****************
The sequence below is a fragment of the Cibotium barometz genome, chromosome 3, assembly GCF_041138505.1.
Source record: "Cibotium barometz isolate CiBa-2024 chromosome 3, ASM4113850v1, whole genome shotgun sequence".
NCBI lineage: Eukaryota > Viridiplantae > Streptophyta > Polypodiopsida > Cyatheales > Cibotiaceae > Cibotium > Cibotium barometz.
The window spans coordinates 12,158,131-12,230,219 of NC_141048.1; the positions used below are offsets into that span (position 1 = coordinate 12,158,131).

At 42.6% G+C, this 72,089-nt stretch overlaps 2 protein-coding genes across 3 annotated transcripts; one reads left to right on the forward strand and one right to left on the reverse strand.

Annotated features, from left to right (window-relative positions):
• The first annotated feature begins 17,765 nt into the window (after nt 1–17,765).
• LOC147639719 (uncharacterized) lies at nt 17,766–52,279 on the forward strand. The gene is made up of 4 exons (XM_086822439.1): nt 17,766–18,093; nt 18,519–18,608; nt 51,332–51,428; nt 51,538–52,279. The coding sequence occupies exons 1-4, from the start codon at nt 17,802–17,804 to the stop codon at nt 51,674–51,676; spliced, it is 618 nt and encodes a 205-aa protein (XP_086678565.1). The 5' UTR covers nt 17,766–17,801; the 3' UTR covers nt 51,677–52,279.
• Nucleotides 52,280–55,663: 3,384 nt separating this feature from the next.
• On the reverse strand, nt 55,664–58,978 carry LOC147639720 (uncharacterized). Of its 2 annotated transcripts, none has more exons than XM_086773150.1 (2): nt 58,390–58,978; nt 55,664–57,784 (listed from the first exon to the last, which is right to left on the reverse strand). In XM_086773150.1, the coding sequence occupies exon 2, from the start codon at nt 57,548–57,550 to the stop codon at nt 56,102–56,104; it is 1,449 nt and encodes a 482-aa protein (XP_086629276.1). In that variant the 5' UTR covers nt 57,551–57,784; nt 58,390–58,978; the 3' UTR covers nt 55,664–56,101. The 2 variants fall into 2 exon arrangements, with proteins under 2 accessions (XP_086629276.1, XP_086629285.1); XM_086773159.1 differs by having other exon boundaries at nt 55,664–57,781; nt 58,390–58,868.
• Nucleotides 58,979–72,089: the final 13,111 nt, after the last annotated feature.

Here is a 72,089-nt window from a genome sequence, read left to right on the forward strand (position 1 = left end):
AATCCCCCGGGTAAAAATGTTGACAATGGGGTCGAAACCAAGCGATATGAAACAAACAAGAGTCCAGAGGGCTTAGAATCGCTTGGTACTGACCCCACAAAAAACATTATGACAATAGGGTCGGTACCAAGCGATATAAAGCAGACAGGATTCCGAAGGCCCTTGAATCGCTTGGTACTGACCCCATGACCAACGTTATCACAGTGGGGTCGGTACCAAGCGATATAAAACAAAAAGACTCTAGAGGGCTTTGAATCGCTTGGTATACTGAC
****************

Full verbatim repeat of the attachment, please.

The sequence below is a fragment of the Cibotium barometz genome, chromosome 3, assembly GCF_041138505.1.
Source record: "Cibotium barometz isolate CiBa-2024 chromosome 3, ASM4113850v1, whole genome shotgun sequence".
NCBI lineage: Eukaryota > Viridiplantae > Streptophyta > Polypodiopsida > Cyatheales > Cibotiaceae > Cibotium > Cibotium barometz.
The window spans coordinates 12,158,131-12,230,219 of NC_141048.1; the positions used below are offsets into that span (position 1 = coordinate 12,158,131).

At 42.6% G+C, this 72,089-nt stretch overlaps 2 protein-coding genes across 3 annotated transcripts; one reads left to right on the forward strand and one right to left on the reverse strand.

Annotated features, from left to right (window-relative positions):
• The first annotated feature begins 17,765 nt into the window (after nt 1–17,765).
• LOC147639719 (uncharacterized) lies at nt 17,766–52,279 on the forward strand. The gene is made up of 4 exons (XM_086822439.1): nt 17,766–18,093; nt 18,519–18,608; nt 51,332–51,428; nt 51,538–52,279. The coding sequence occupies exons 1-4, from the start codon at nt 17,802–17,804 to the stop codon at nt 51,674–51,676; spliced, it is 618 nt and encodes a 205-aa protein (XP_086678565.1). The 5' UTR covers nt 17,766–17,801; the 3' UTR covers nt 51,677–52,279.
• Nucleotides 52,280–55,663: 3,384 nt separating this feature from the next.
• On the reverse strand, nt 55,664–58,978 carry LOC147639720 (uncharacterized). Of its 2 annotated transcripts, none has more exons than XM_086773150.1 (2): nt 58,390–58,978; nt 55,664–57,784 (listed from the first exon to the last, which is right to left on the reverse strand). In XM_086773150.1, the coding sequence occupies exon 2, from the start codon at nt 57,548–57,550 to the stop codon at nt 56,102–56,104; it is 1,449 nt and encodes a 482-aa protein (XP_086629276.1). In that variant the 5' UTR covers nt 57,551–57,784; nt 58,390–58,978; the 3' UTR covers nt 55,664–56,101. The 2 variants fall into 2 exon arrangements, with proteins under 2 accessions (XP_086629276.1, XP_086629285.1); XM_086773159.1 differs by having other exon boundaries at nt 55,664–57,781; nt 58,390–58,868.
• Nucleotides 58,979–72,089: the final 13,111 nt, after the last annotated feature.

Here is a 72,089-nt window from a genome sequence, read left to right on the forward strand (position 1 = left end):
AATCCCCCGGGTAAAAATGTTGACAATGGGGTCGAAACCAAGCGATATGAAACAAACAAGAGTCCAGAGGGCTTAGAATCGCTTGGTACTGACCCCACAAAAAACATTATGACAATAGGGTCGGTACCAAGCGATATAAAGCAGACAGGATTCCGAAGGCCCTTGAATCGCTTGGTACTGACCCCATGACCAACGTTATCACAGTGGGGTCGGTACCAAGCGATATAAAACAAAAAGACTCTAGAGGGCTTTGAATCGCTTGGTATACTGAC